[I]n Old Testament exegesis the question is not whether the prophets were totally or partially conscious of the symbolic nature of their predictions, for even in the words of classic authors there is more than they themselves thought or intended. It is a question, rather, what the Spirit of Christ who was in them wished to declare and reveal by them. And that is decided by the New Testament, which is the completion, fulfillment, and therefore interpretation of the Old. The nature of a tree is revealed by its fruit. … [N]ot Judaism but Christianity is the full realization of the religion of the prophets.
The New Testament views itself—and there can certainly be no doubt about this—as the spiritual and therefore complete and authentic fulfillment of the Old Testament. …
The peculiar nature of the old dispensation consisted precisely in the fact that the covenant of grace was presented in graphic images and clothed in national and sensuous forms. Sin was symbolized by levitical impurity. Atonement was effected by the sacrifice of a slain animal. Purification was adumbrated by physical washings. Communion with God was connected with the journey to Jerusalem. The desire for God’s favor and closeness was expressed in the longing for his courts. Eternal life was conceived as a long life on earth, and so forth. In keeping with Israel’s level of understanding, placed as Israel was under the tutelage of the law, all that is spiritual, heavenly, and eternal was veiled in earthly shadows. …
The shadow, while not itself the body, does point to the body but vanishes when the body itself appears. The New Testament is the truth, the essence, the core, and the actual content of the Old Testament. The Old Testament is revealed in the New, while the New Testament is concealed in the Old (Vetus Testamentum in Novo patet, Novum Testamentum in Vetere latet). … The benefits of salvation promised and foreshadowed under the Old Testament have become manifest in Christ as eternal and authentic reality. All the promises of God are “yes” and “amen” in him (2 Cor. 1:20). The Old Testament was not abolished but fulfilled in the new dispensation, is still consistently being fulfilled, and will be fulfilled, until the parousia of Christ. …
[T]he New Testament itself has given to the particularistic ideas of the Old Testament a universal and cosmic meaning.
Totally wrong, therefore, is the chiliastic view according to which the New Testament, along with the church composed of Gentiles, is an intermezzo, a detour taken by God because Israel rejected its Messiah, so that the actual continuation and fulfillment of the Old Testament can begin only with Christ’s second coming. The opposite, rather, is true. Not the New Testament but the Old is an intermezzo. The covenant with Israel is temporary; the law has been inserted in between the promise to Abraham and its fulfillment in Christ….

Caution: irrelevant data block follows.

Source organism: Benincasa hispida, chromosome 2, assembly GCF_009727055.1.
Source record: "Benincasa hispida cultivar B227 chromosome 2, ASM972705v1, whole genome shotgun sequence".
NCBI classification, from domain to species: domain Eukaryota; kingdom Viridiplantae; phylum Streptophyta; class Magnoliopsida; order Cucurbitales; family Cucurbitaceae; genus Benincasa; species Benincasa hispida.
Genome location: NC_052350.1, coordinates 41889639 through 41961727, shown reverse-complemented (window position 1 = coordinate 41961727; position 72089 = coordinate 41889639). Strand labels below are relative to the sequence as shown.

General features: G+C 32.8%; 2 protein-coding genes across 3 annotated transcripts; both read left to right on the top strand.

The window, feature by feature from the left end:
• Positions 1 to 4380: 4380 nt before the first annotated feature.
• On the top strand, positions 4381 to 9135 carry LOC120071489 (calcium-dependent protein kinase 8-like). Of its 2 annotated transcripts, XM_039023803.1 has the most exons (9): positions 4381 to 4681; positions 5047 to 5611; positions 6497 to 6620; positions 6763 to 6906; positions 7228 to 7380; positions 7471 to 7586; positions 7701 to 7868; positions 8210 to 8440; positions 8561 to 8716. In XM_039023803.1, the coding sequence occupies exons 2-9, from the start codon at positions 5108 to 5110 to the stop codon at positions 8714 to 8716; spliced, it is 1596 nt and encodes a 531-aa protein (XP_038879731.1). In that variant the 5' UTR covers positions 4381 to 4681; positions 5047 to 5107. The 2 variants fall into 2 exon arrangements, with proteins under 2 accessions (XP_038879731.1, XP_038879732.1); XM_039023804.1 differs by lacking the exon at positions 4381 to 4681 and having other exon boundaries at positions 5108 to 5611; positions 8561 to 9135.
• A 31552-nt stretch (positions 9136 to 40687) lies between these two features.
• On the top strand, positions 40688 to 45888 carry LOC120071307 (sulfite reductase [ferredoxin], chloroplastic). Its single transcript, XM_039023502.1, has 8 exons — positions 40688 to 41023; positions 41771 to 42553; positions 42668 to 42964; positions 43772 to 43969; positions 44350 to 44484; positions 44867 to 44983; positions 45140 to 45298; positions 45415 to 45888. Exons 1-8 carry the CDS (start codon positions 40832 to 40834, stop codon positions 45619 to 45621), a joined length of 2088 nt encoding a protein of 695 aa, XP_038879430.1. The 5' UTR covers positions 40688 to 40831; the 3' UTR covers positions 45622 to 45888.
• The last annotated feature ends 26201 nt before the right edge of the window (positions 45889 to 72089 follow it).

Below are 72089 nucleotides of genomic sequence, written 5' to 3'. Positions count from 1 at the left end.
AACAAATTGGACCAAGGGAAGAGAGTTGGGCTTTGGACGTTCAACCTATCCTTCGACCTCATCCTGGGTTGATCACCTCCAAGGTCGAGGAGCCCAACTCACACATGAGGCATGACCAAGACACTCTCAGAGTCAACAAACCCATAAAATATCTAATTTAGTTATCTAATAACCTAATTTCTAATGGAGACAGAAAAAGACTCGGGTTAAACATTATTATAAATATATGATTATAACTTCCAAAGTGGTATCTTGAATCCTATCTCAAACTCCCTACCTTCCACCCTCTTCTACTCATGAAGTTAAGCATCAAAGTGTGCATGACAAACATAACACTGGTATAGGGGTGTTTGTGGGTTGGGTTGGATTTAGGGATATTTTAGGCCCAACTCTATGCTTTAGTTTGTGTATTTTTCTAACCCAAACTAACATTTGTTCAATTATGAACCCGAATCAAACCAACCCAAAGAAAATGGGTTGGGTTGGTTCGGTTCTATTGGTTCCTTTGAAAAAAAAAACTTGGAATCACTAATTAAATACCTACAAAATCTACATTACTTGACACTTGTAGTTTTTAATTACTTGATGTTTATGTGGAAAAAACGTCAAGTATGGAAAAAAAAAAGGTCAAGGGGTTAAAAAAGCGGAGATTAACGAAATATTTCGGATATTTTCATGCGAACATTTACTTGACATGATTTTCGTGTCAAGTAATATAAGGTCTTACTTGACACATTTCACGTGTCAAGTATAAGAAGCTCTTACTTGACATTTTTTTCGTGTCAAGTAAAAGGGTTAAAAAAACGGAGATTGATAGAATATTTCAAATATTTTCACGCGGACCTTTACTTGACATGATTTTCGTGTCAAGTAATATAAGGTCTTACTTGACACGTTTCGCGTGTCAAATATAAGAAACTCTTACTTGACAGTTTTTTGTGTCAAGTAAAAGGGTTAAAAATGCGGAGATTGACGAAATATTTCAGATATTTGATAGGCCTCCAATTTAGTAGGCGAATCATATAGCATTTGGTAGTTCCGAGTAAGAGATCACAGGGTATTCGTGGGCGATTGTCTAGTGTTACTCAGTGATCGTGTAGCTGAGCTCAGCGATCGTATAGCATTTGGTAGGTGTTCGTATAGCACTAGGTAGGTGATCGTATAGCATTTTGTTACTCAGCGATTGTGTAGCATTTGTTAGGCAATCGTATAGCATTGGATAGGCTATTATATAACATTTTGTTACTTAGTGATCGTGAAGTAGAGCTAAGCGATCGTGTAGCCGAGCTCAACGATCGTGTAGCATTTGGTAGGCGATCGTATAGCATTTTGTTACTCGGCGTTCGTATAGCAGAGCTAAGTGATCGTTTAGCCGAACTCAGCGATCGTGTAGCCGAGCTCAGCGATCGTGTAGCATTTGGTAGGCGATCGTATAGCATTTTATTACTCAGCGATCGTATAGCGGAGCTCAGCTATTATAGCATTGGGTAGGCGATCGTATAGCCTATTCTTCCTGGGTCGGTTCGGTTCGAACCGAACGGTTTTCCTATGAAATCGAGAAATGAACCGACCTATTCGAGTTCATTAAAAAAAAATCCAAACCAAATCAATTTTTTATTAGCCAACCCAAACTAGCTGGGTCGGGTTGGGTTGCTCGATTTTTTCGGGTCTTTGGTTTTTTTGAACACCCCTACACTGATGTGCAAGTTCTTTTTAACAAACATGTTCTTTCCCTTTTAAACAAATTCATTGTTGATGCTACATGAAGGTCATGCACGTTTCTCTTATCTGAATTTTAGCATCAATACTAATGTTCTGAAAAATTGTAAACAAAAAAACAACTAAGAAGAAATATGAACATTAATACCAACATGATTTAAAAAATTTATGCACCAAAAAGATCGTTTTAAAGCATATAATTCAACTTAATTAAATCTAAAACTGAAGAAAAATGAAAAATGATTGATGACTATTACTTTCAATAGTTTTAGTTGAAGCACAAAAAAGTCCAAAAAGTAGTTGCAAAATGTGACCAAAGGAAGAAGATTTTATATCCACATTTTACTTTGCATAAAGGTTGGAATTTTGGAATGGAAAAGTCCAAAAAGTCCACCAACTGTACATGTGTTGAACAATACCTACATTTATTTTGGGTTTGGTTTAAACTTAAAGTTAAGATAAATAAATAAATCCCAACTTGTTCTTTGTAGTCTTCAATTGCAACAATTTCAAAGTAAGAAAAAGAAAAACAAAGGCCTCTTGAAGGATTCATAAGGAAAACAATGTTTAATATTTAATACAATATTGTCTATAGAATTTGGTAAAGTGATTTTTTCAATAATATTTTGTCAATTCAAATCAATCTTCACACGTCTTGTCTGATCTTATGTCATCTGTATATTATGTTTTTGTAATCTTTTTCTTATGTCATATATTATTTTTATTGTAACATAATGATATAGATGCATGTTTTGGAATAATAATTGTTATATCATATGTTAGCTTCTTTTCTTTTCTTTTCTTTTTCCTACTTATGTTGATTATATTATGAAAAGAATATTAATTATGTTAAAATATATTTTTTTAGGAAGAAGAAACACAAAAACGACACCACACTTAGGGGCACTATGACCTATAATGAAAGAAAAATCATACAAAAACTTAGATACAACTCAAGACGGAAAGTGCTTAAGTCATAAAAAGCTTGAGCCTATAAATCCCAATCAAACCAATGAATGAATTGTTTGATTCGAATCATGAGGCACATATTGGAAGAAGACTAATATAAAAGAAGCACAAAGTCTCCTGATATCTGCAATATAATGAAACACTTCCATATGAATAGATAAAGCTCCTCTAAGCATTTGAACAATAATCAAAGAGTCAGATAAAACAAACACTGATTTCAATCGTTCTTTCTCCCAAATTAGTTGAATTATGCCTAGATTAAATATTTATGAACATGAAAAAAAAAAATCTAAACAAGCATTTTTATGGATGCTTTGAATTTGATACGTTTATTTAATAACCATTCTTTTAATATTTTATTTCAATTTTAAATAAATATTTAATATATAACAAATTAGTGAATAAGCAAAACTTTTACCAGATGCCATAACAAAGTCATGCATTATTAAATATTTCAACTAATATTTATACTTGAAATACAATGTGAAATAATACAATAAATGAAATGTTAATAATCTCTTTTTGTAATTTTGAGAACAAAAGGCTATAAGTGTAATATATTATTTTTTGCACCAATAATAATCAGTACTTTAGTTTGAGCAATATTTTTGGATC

In the days of the Old Testament the people of Israel were chosen for a time that salvation might later, in the fullness of time, be a blessing for the whole world. Israel was chosen, not to the detriment of but for the benefit of the nations. From its earliest beginning the promise to Adam and Noah had a universal thrust….
Therefore the New Testament is not an intermezzo or interlude, neither a detour nor a departure from the line of the old covenant, but the long-aimed-for goal, the direct continuation and the genuine fulfillment of the Old Testament. Chiliasm, judging otherwise, comes in conflict with Christianity itself. In principle it is one with Judaism and must get to where it attributes a temporary, passing value to Christianity, the historical person of Christ, and his suffering and death, and it only first expects real salvation from Christ’s second coming, his appearance in glory. …Herman Bavinck, Reformed Dogmatics, vol. 4, ch. 15 (pp. 659-662).
In this series of three episodes, we address the matter of the 1,000-year reign, also known as the millennium, as expressly mentioned in Revelation 20. In so doing, we offer a more detailed case for the interpretation known most popularly as amillennialism.
Pt. 1: The Four Views on the Millennium
In the first episode, we overview the four main positions as it relates to the millennium: (1) dispensational premillennialism, (2) historic (or classic) premillennialism, (3) postmillennialism, and (4) amillennialism.
Pt. 2: Interpretation of Revelation 20:1-10
In this second episode, we look specifically at Revelation 20:1-10 and examine the case for amillennialism from this text itself.
Pt. 3: New Testament Arguments for Amillennialism
Finally, in this third episode, we consider other New Testament arguments against a literal, futurist, premillennialist position and in favor of a symbolic, “church-age” interpretation of the millennium.